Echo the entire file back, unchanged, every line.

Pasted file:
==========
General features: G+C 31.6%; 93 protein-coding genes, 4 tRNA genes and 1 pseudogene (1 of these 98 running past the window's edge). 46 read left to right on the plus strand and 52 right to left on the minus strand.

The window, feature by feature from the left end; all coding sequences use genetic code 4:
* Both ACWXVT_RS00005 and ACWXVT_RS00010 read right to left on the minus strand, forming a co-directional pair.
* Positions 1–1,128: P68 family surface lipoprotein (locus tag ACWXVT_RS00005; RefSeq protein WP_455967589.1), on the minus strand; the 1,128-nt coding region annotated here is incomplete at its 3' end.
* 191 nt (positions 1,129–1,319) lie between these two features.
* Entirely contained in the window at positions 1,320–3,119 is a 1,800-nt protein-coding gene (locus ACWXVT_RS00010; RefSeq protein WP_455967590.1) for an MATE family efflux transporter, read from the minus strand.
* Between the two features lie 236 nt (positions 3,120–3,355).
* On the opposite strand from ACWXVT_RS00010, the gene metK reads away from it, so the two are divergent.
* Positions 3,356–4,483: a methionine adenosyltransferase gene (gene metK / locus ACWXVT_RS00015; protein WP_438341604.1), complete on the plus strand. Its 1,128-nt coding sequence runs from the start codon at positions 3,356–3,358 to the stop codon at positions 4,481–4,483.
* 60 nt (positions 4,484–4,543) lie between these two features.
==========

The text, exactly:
General features: G+C 31.6%; 93 protein-coding genes, 4 tRNA genes and 1 pseudogene (1 of these 98 running past the window's edge). 46 read left to right on the plus strand and 52 right to left on the minus strand.

The window, feature by feature from the left end; all coding sequences use genetic code 4:
* Both ACWXVT_RS00005 and ACWXVT_RS00010 read right to left on the minus strand, forming a co-directional pair.
* Positions 1–1,128: P68 family surface lipoprotein (locus tag ACWXVT_RS00005; RefSeq protein WP_455967589.1), on the minus strand; the 1,128-nt coding region annotated here is incomplete at its 3' end.
* 191 nt (positions 1,129–1,319) lie between these two features.
* Entirely contained in the window at positions 1,320–3,119 is a 1,800-nt protein-coding gene (locus ACWXVT_RS00010; RefSeq protein WP_455967590.1) for an MATE family efflux transporter, read from the minus strand.
* Between the two features lie 236 nt (positions 3,120–3,355).
* On the opposite strand from ACWXVT_RS00010, the gene metK reads away from it, so the two are divergent.
* Positions 3,356–4,483: a methionine adenosyltransferase gene (gene metK / locus ACWXVT_RS00015; protein WP_438341604.1), complete on the plus strand. Its 1,128-nt coding sequence runs from the start codon at positions 3,356–3,358 to the stop codon at positions 4,481–4,483.
* 60 nt (positions 4,484–4,543) lie between these two features.